Did you have to teach The Rock how to play the ukulele or did he come to the set with that skill?
The Rock is not going to be taught anything. Here’s the thing with Dwayne. You meet Dwayne and you realize right away that he’s Superman. He’s the nicest guy in the world, but if you punch Superman he’s going to get angry. He’s also 6 foot 5, 270 pounds. If you think about the history of wrestling arena, how few guys have gone from being at the top of that game and successfully become legitimate movie stars? Not many and you wonder, what are the attributes it takes to do that? Dwayne is incredibly passionate, incredibly driven, when he does something, he commits to doing it 100%.
When Dwayne came on the movie, he was like “Brad I want to pitch you this 3D idea.” In my head, I’m like “Is he going to say punch the camera?” And then he describes the pec pop of love. He’s sitting there waiting to see how I’d react and I’m like, “Oh my god that’s amazing!” I never thought he would say that in a million years and that’s the take away scene of the movie for a lot of people. You’ve just never seen that before. And Dwayne’s a big 3D fan so he’s like, “If I’m going to do a 3D movie, I’m going to do it Dwayne Johnson-style.” He brings himself into the movie that way.
And the ukulele scene, to get back to your question, is the same thing. It was Dwayne saying, “You know, I love playing guitar, I love ukulele, I wonder if we could do that?” I was already looking for a scene where we could bond the characters and so I thought, “This is great.” And what’s interesting about that scene is that it’s almost the perfect analogy for this type of family film or adventure film. You get this totally disarming scene playing into the charisma of a movie star where it’s this little tiny guitar and a really big guy. But what the scene is really about is Dwayne and Michael and Josh revealing the fragileness of their characters and getting on the same page. The last shot of the scene is the push in on Michael Caine where he realizes that he hasn’t been there for Josh, but Dwaye has, the same guy who he’s been criticizing for the whole movie. That’s the theme of the movie and that scene completely makes you absorb that without being heavy handed at all. And that’s the joy of doing an adventure film. You can say these things and do these things without people even realizing. It’s meant to be subtle. It doesn’t need to be overdone. By the way that shot where Michael Caine acted that made me feel like a giddy five year old. It’s pure Michael Caine acting. I went up and was like, “Wow! Look what you just did!” and he was like “Oh, ha ha ha, I do that all the time.” I’m like, “Cool, I don’t.”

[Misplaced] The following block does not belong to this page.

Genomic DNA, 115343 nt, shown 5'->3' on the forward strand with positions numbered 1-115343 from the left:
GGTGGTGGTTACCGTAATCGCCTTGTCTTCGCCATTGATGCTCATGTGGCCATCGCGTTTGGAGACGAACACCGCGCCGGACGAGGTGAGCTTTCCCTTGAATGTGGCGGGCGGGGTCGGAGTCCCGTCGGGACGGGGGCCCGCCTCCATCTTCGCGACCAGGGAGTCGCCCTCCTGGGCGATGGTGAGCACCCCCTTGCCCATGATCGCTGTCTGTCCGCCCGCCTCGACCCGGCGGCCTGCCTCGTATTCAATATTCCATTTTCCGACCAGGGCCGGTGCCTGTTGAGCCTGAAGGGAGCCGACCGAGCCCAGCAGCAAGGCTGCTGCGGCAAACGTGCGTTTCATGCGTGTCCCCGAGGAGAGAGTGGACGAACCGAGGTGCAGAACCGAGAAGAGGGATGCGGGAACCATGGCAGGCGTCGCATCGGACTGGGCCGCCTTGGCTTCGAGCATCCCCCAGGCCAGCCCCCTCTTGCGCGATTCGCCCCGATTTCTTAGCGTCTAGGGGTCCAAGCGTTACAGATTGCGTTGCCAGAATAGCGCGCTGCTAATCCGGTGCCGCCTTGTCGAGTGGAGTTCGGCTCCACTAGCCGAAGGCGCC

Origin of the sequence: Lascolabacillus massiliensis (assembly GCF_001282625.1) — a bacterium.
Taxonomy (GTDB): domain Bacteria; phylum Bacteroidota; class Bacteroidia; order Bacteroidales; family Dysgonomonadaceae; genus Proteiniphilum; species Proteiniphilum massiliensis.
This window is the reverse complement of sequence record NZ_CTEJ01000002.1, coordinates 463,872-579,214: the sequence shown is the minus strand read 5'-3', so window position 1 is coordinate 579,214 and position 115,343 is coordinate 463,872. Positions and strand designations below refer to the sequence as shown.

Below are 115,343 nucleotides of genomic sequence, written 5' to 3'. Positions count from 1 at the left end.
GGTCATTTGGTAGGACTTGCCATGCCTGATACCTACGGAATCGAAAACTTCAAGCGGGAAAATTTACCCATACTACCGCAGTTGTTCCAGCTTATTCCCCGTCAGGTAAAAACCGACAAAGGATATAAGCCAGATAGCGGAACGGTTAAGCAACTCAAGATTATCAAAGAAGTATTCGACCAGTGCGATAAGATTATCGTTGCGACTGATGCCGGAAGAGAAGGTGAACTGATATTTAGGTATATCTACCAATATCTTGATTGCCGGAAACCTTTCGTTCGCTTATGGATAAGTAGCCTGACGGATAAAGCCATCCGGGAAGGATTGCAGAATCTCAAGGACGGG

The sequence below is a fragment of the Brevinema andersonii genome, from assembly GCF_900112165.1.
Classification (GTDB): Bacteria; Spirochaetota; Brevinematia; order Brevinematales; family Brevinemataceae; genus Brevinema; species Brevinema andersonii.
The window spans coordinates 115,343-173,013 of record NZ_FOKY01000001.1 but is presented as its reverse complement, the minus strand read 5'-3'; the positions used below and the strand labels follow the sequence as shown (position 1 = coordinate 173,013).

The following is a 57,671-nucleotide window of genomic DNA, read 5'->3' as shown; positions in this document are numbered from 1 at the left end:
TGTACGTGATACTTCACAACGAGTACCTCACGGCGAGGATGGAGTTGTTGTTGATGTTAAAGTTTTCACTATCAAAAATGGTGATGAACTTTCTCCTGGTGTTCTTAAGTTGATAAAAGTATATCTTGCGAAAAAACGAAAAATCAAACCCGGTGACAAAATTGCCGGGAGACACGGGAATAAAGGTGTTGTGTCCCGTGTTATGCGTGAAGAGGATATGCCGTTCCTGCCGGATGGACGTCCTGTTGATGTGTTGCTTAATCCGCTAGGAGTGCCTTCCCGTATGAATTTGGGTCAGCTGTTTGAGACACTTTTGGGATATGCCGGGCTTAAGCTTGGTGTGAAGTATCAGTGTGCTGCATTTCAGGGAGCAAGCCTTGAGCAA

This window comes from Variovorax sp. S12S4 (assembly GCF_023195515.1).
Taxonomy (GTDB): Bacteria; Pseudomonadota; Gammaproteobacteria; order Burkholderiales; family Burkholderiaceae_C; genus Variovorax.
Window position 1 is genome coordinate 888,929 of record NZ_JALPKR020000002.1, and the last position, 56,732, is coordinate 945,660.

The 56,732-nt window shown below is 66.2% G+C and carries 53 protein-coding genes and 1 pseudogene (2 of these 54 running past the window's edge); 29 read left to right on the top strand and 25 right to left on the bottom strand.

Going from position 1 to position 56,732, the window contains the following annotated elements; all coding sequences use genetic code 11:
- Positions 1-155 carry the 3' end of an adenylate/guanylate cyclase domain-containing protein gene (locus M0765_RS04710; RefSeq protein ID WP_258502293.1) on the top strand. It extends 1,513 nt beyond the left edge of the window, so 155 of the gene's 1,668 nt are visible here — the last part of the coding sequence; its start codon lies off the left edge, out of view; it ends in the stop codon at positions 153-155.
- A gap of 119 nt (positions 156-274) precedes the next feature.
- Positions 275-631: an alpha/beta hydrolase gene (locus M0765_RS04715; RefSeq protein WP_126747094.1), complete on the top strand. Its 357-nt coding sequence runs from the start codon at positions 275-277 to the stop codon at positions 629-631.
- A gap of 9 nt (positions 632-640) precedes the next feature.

How much of the banter between the characters was improvised. Were they playing off each other at all?
Most of it was written. 90% of their stuff was written, though my process with the actors was to get them to Hawaii, get them to the hotel, and get through their scenes. I’d break down the script for each character and then do a morning with just Luis and Vanessa and their scenes. Then I would get some time with just Josh and Dwayne and just do their scenes. So I was looking at the movie just through those individual character’s story arcs and making sure they all played. A lot of the improvisation and the discovery was done in those sessions.
By the time we got to the set, thankfully we’d already had those discussions. We’d gone through the exploratory stage with the actors. And it also allowed for a certain comfort on the set. We’d walk through it and say, “We’ve done this scene.” You know there’s a sense of familiarity with the scenes already, so all we were doing was blocking it for the camera. Once you get it up on its feet, really emotionally up on its feet, then it’s just about tweaks. You know, “Maybe we should change this line, maybe we should break this line in half.” Those little moments you can only do when you’re there watching the
Was it nice to have a talented cast who you could depend on to play with the material like that?